A companion volume to “Ethics, Technology & War,” the Winter 2017 issue of Daedalus, “The Changing Rules of War,” guest edited by Scott D. Sagan, presents a collection of essays by an interdisciplinary groups of scholars and practitioners about the evolution of just war doctrine, the laws of armed conflict, the rules of engagement, war crimes tribunals, and other domestic and international organizational procedures. This essay highlights the importance of looking back to the history of these institutions to identify reforms that might strengthen them in the future and invites readers to join the active debate about just war doctrine.
Law has played a persistent role in the history of U.S. military engagements. Laura Ford Savarese and John Fabian Witt argue that the law of war tradition has persisted since the War of Independence because of an internal dynamic that makes it both strategically useful and costly for the United States to commit to rule-bound warfare. Invoking the laws of war to advance U.S. strategic interests entails consequences beyond the control of U.S. soldiers and statesmen, making reversals in position more costly and enabling critiques in the language of the law. But the law has remained useful not because it can claim neutrality, but because it has force independent of the interests for which it is mobilized.
The Face of Battle without the Rules of War: Lessons from Red Horse & the Battle of the Little Bighorn
This essay analyzes the extraordinary drawings of Red Horse, a Minneconjou warrior who fought at the 1876 Battle of the Little Bighorn, to provide insights into what warfare was like without just war doctrine or the laws of armed conflict to place constraints on violence. The artist’s candid vision of the battle and its aftermath portrays the indiscriminant brutality of the Great Sioux War, the disrespect given to a hated enemy, and the lingering desire for revenge. But the drawings also reveal the pride of victory and the trauma of defeat. In addition to providing a window into the past, the Red Horse drawings provide a lens to help us understand the atrocities committed by the Islamic State and Al Qaeda today and a mirror that can help us more clearly see ourselves.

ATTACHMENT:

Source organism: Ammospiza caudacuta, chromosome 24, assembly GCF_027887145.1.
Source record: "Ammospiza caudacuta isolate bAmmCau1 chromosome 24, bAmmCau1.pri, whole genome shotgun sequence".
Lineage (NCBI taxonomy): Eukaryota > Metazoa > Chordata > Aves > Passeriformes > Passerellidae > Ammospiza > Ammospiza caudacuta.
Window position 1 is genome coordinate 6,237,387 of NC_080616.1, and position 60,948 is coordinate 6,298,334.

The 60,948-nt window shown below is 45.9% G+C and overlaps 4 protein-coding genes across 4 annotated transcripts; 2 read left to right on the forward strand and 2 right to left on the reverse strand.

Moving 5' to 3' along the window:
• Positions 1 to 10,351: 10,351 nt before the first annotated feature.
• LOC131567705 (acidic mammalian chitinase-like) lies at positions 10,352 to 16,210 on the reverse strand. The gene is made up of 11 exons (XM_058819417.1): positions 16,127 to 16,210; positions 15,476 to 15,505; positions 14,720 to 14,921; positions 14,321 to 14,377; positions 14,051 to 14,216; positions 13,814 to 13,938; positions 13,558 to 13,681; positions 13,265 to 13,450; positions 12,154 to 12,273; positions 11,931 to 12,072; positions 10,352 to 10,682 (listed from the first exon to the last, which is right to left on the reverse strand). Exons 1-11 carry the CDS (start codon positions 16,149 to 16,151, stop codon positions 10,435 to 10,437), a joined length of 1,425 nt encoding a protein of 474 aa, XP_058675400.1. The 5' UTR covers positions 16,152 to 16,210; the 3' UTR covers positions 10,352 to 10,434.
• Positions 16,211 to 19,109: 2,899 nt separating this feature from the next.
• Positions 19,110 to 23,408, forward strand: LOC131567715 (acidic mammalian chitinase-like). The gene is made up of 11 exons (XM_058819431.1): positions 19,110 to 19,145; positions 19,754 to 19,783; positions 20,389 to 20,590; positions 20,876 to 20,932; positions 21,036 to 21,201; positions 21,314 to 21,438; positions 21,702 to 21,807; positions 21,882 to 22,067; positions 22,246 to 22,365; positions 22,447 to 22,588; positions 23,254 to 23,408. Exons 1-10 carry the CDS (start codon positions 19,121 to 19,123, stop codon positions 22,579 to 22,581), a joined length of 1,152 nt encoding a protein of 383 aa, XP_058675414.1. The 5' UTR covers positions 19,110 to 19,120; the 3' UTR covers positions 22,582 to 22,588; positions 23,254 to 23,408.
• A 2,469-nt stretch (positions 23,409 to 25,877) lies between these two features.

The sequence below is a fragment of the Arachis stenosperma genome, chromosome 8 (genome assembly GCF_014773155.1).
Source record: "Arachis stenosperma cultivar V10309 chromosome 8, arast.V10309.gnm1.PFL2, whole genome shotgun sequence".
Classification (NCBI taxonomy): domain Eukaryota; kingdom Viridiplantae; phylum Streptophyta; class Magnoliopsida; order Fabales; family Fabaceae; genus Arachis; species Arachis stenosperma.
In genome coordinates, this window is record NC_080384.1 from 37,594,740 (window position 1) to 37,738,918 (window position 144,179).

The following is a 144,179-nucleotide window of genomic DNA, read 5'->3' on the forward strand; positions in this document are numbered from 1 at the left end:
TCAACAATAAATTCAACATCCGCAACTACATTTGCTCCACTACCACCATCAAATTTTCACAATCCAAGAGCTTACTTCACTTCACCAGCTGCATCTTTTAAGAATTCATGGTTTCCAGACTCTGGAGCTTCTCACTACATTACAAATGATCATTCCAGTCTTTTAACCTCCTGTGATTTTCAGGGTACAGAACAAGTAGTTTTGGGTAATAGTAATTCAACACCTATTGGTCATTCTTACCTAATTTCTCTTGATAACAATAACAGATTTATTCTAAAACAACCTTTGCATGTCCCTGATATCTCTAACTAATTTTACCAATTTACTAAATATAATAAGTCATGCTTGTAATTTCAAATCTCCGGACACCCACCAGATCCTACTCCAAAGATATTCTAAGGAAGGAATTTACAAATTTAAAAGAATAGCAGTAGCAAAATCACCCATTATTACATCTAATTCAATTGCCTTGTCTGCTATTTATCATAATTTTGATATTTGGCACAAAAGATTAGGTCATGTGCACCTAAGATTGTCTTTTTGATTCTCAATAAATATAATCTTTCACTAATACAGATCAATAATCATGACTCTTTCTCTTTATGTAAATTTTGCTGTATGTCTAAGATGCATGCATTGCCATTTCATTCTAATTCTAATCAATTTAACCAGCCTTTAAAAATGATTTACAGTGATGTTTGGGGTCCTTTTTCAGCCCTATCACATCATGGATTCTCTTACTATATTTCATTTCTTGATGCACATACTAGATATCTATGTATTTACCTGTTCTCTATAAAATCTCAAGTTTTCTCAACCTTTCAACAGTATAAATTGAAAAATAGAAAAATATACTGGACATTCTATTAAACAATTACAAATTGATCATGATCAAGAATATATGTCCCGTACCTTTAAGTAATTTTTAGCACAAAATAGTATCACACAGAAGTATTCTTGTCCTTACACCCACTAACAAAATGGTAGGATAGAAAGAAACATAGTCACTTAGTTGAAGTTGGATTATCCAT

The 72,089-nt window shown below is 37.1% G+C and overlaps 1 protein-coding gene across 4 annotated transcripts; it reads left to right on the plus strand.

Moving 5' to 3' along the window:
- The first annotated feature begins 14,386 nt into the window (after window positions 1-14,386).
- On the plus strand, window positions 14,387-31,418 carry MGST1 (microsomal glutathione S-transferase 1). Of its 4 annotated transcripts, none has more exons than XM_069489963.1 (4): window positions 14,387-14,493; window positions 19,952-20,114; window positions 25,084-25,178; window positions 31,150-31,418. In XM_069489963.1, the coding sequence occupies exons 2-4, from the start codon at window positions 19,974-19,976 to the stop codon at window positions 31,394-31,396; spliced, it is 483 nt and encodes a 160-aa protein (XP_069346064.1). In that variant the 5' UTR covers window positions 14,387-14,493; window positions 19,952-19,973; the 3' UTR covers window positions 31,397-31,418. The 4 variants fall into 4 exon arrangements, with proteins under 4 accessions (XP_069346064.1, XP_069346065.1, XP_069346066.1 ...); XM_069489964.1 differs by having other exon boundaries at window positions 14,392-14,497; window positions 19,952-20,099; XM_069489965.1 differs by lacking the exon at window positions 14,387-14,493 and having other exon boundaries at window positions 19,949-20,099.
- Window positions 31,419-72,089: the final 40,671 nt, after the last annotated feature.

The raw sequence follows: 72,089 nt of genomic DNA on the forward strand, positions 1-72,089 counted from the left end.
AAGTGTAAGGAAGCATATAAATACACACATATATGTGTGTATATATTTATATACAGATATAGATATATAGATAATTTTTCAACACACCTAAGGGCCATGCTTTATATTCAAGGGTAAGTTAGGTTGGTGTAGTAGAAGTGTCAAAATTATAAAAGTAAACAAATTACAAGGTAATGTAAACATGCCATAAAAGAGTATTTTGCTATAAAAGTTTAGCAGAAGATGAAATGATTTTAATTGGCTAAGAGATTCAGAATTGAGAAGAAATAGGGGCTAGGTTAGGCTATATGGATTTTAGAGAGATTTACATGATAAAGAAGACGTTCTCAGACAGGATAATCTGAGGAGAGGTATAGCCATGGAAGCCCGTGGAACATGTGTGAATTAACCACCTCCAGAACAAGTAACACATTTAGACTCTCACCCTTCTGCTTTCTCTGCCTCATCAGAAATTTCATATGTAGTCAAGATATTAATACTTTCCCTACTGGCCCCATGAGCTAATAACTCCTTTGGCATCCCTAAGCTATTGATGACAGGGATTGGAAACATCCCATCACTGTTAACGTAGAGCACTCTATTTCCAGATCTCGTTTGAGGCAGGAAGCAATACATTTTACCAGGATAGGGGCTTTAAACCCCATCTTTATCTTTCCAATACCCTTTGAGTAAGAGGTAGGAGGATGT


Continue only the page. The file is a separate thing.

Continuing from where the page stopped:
Military commanders have a moral obligation to abide by international norms and humanitarian laws governing the treatment of noncombatants. But how much risk to their own forces they should take on to limit civilian harm is unclear. The principle of proportionality all but necessitates a utilitarian calculation: potential harm to civilians balanced against military value. Joseph H. Felter and Jacob N. Shapiro show that in asymmetric conflicts, information flows, collaboration, and the support of the local population are key to achieving strategic objectives. Thus, limiting noncombatant casualties is a part of a winning strategy. The conclusion is expressed through the doctrine of “courageous restraint,” which has helped guide NATO and U.S. forces fighting in Afghanistan.
Just war theory advocates for the moral equality of soldiers: combatants have equal rights to wage war against one another and are entitled to certain protections if captured. But in asymmetric conflicts, it’s unclear whether and how this principle should apply. Allen S. Weiner argues that nonstate fighters, or “unprivileged belligerents,” should be granted war rights in some contexts. But, like all lawful combatants, they must not violate the laws of war, for example, by intentionally targeting civilians, and they are still subject to prosecution for war crimes without regard to their group’s entitlement to war rights.